Home Business Basics

Homeowner (HO) policies aren’t meant to insure businesses that are run out of a home. Premiums paid for homeowner’s coverage are for handling losses related to the ownership and use of a residence and related structures. Therefore no liability coverage is available for business activities such as customers who slip and fall on your premises, damage to business property (owned or in your control), injury caused by things you make (product liability), or damage due to services that you promote or provide. It is also unlikely that an insurer would provide a legal defense against business-related claims.

How much does it cost to call your insurance agent.  I am guessing that it's much cheaper than the cost of an uncovered loss due to running a business from your home!
Be sure to speak with your insurance agent before opening a business in your home.

Generally, an HO policy does not provide workers compensation coverage for any employee. Medical expense and liability coverage may be available for workers who are ineligible for worker’s compensation, such as maids, butlers, or nannies, but such coverage only applies if an injury occurs while performing residential tasks.

Example: You send your nanny to deliver copies of your business proposal and, on the way to the client, she is seriously injured in a fall. Your policy won’t provide any medical expense coverage for your nanny because she was performing a business-related chore.

There is no coverage for detached garages, barns, or similar structures on your residence premises if they are used in whole or part for the business.

Example: You store $3,000 worth of equipment and supplies that you use in your job in your garage and the garage burns down. The fire loss to the garage becomes ineligible because of its partial business use.

A basic HO policy may protect certain property. However, the coverage may be limited to as little as a few hundred dollars. Items qualifying for limited coverage include business personal property kept in or around your home, business personal property kept at a location other than in or around your home or landlord’s furnishings. One way to improve your coverage is to add policy options that do the following:

  • increase the coverage limits for business personal property
  • cover garages and other buildings that are rented to others
  • protect electronic business equipment which is usually used in a vehicle while such equipment is located outside of a vehicle
  • provide theft coverage for the landlord’s property
  • acquire limited business personal property and liability coverage for an in-home daycare
  • cover a condo unit owners’ liability for damage caused by renters
  • provide premises liability coverage (i.e. a customer slips and falls)

A variety of businesses are routinely operated in homes. This article discusses aspects of particular operations. Refer to part one for background information on coverage basics as well as our other parts discussing different businesses.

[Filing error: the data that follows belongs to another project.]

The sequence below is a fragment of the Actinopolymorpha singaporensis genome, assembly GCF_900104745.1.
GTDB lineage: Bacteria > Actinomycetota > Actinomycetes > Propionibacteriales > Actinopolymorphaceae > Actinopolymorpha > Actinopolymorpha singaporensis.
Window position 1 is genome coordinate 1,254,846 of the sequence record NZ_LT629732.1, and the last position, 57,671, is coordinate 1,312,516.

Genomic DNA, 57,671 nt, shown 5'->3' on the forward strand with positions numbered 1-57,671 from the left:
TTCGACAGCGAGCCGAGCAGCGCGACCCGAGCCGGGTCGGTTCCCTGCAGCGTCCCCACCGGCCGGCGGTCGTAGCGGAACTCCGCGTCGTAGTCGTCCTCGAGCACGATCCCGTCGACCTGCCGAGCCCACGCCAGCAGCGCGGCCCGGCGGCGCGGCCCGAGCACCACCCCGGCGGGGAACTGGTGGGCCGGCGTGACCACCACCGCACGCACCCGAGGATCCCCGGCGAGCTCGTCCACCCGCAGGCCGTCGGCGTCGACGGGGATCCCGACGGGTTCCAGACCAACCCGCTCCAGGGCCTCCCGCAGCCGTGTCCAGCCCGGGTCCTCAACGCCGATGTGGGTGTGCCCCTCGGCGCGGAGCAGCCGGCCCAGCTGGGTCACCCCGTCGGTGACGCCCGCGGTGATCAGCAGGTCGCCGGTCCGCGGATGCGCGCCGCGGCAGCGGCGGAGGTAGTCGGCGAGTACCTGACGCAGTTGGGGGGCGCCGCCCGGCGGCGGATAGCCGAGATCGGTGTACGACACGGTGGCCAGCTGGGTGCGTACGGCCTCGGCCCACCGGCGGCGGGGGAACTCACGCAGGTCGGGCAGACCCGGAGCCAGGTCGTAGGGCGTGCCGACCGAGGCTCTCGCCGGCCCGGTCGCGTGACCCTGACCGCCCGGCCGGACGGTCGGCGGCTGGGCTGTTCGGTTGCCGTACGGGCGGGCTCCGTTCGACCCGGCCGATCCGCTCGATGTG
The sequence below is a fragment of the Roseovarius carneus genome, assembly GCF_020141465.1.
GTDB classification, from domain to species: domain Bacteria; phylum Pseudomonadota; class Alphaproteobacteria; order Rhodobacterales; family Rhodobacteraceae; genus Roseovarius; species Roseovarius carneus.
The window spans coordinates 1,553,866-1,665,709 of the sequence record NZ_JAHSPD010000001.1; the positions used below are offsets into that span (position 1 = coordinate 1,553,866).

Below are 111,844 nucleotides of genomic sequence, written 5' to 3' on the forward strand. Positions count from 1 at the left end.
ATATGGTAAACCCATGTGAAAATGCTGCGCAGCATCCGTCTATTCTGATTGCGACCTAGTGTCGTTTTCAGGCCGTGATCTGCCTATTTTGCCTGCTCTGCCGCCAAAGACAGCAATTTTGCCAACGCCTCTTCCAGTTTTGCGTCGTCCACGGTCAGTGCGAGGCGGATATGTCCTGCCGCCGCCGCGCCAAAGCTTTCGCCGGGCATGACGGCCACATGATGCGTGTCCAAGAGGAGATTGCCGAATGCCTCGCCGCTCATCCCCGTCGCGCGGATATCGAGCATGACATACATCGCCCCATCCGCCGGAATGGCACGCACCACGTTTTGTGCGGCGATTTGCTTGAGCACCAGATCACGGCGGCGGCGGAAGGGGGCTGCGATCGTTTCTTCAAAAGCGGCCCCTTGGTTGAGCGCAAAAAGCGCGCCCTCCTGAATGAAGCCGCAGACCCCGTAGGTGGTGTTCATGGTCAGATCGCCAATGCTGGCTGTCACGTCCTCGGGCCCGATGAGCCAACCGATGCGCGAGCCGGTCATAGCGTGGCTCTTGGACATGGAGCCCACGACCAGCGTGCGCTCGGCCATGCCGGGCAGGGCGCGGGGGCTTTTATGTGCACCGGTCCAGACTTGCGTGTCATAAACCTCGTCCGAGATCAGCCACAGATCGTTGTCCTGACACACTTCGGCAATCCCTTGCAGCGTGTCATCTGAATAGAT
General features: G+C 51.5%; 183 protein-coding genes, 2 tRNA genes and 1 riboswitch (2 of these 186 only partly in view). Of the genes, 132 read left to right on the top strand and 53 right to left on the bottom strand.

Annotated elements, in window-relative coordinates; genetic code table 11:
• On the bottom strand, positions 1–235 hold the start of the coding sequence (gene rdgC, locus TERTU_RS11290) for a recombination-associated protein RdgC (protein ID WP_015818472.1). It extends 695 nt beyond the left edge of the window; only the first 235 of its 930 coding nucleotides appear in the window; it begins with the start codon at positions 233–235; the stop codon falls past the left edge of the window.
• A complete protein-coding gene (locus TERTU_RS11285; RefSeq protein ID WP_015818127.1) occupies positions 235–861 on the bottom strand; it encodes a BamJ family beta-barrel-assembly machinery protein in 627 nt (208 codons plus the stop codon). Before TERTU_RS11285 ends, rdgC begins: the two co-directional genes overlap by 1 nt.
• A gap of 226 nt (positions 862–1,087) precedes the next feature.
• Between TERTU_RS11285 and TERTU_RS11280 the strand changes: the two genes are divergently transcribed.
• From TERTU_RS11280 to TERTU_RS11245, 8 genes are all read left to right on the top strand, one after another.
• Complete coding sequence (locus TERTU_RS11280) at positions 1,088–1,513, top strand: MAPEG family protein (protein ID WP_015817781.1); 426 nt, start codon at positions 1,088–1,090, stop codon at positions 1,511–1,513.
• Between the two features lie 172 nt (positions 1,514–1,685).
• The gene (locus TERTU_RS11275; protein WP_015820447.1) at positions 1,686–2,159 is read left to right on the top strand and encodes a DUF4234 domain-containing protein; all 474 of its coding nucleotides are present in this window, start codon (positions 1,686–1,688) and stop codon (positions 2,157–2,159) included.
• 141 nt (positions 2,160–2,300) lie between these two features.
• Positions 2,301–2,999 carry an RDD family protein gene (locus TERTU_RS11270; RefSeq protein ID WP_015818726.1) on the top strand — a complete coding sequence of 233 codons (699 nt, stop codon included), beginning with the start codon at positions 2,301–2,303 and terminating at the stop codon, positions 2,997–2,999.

Sales Office

In most case, a homeowners policy will not much if any protection for a business.

Usually, an HO policy does not offer much protection for business property. In fact, available coverage may be up to only $2,500 for personal property used for business and kept on the residence premises. Further, no coverage applies to a business property such as inventory, product samples, or items being held for delivery. Finally, even optional coverage excludes property related to a business conducted on the premises. For example, you are a cosmetic sales rep who also holds make-up parties in your home. For customer convenience, you keep an inventory of cosmetics at home. The HO policy will not cover this property.

If you are a salesperson operating out of your home and have limited inventory, some companies will cover you with a Businessowners Policy (BOP). A BOP provides broad coverages for buildings, personal property, loss of business income and extra expense incurred to remain in business (after a fire or other covered cause of loss), premises liability and medical payments. If you have more than $1,000 of goods off-premises in transit, you will need to add additional coverage. Goods stored at other locations must be added to the policy.

If you cannot qualify for a BOP and a home business endorsement or separate policy fails to meet your needs, your agent will probably have to build a special commercial package policy to handle your business. Commercial lines agents have both the expertise to design the appropriate coverage and access to the markets that offer policies for your sales business.

In part one of this article, we discussed what coverage issues must be considered when running a sales office out of a home. Besides the protection previously mentioned, you will need workers compensation coverage for any employees, even part-timers, and, if you deliver anything or if your vehicle is larger than a car, van or small pickup, you may need commercial automobile insurance. Another reason for buying a commercial auto policy is if any auto is corporately owned.

Professional Offices

Regarding doctors, attorneys, architects or similar occupations, whether your home office is your only office or simply a satellite office, you will need to work with an insurance agent who is familiar with the coverages that are appropriate for professionals.